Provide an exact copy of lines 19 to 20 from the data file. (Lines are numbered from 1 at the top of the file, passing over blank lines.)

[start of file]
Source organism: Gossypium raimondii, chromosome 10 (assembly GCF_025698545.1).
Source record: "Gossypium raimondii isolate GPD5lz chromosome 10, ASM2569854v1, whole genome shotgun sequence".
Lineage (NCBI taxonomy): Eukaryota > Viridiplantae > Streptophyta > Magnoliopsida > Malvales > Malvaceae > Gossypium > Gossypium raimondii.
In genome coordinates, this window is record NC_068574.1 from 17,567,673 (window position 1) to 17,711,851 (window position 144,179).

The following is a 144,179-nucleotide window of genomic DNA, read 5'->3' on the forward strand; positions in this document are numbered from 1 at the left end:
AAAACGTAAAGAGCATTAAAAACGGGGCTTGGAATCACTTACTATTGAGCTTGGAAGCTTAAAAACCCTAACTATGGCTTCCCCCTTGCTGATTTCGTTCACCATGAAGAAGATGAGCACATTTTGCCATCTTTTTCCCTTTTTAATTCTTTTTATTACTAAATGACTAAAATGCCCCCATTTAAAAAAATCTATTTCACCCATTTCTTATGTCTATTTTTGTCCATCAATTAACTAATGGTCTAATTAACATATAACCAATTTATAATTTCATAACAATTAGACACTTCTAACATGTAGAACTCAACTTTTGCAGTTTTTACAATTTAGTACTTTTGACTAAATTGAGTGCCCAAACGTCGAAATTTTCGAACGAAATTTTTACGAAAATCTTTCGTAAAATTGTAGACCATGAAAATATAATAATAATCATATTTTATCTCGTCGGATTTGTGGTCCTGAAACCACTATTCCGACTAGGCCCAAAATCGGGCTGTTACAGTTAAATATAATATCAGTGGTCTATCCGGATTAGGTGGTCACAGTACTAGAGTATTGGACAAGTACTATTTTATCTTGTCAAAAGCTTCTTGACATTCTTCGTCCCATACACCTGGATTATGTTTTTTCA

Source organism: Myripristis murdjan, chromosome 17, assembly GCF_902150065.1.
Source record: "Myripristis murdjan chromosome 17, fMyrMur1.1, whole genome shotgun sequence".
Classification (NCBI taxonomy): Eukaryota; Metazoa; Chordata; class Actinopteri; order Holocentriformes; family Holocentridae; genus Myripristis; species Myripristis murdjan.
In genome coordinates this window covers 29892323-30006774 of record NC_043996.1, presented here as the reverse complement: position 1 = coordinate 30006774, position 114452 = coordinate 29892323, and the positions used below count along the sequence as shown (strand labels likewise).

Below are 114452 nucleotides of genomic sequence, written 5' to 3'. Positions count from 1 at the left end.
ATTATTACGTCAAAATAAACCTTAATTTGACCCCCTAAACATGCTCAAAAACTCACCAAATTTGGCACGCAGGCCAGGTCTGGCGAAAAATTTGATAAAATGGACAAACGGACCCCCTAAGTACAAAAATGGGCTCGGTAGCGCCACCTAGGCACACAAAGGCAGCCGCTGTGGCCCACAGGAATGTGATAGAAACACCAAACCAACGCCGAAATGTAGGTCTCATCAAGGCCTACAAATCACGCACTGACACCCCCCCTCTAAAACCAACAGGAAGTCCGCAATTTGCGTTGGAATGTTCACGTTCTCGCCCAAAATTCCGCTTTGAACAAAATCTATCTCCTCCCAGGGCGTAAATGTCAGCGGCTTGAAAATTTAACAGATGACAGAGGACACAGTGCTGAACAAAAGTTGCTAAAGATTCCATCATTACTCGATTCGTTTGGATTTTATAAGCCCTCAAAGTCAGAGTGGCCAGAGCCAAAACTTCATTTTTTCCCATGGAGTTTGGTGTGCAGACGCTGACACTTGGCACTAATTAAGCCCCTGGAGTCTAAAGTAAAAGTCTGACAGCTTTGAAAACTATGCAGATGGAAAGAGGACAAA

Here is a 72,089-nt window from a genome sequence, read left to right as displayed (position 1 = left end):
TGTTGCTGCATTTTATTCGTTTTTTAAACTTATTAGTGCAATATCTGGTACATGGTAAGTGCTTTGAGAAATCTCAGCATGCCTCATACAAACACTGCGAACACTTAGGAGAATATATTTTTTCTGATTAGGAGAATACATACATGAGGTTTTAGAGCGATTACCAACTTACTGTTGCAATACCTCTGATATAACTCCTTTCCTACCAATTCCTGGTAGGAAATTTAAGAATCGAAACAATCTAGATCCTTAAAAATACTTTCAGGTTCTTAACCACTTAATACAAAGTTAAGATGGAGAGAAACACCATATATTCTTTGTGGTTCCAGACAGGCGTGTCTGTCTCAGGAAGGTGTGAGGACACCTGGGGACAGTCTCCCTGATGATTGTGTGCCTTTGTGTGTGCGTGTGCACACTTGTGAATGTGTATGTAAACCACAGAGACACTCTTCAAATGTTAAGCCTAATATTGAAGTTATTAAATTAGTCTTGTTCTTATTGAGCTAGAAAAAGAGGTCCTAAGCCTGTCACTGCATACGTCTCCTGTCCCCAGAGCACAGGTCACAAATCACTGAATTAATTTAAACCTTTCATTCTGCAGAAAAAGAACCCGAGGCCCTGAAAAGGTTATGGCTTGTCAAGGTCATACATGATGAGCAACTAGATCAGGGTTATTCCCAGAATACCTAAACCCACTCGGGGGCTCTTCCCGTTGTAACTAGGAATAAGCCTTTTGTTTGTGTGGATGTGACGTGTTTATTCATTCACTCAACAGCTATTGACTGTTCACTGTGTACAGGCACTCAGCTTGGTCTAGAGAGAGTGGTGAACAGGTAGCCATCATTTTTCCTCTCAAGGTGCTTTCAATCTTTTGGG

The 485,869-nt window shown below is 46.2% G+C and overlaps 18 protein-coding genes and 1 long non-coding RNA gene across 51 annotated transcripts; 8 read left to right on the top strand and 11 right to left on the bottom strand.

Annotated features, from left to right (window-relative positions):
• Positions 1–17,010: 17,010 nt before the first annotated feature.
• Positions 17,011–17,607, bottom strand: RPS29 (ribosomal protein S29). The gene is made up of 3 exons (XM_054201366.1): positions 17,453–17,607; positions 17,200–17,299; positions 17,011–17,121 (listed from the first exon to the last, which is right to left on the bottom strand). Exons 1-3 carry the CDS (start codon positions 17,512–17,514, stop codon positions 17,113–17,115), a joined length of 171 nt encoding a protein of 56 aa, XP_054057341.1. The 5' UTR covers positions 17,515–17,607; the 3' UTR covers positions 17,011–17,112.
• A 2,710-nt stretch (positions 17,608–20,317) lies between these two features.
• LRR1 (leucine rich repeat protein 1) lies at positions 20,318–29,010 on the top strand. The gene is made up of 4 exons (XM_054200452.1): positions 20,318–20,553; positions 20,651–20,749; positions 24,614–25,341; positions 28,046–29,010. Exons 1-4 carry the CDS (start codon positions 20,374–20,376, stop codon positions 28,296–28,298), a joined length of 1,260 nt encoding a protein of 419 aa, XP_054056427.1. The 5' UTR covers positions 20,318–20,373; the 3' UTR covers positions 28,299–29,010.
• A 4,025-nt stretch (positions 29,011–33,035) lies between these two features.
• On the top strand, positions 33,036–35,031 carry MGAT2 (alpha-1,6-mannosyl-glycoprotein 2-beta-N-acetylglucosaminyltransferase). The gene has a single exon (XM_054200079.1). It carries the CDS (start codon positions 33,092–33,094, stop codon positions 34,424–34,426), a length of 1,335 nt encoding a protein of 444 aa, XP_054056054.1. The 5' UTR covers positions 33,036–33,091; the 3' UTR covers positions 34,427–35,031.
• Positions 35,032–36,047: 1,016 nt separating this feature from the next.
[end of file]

• A 2,710-nt stretch (positions 17,608–20,317) lies between these two features.
• LRR1 (leucine rich repeat protein 1) lies at positions 20,318–29,010 on the top strand. The gene is made up of 4 exons (XM_054200452.1): positions 20,318–20,553; positions 20,651–20,749; positions 24,614–25,341; positions 28,046–29,010. Exons 1-4 carry the CDS (start codon positions 20,374–20,376, stop codon positions 28,296–28,298), a joined length of 1,260 nt encoding a protein of 419 aa, XP_054056427.1. The 5' UTR covers positions 20,318–20,373; the 3' UTR covers positions 28,299–29,010.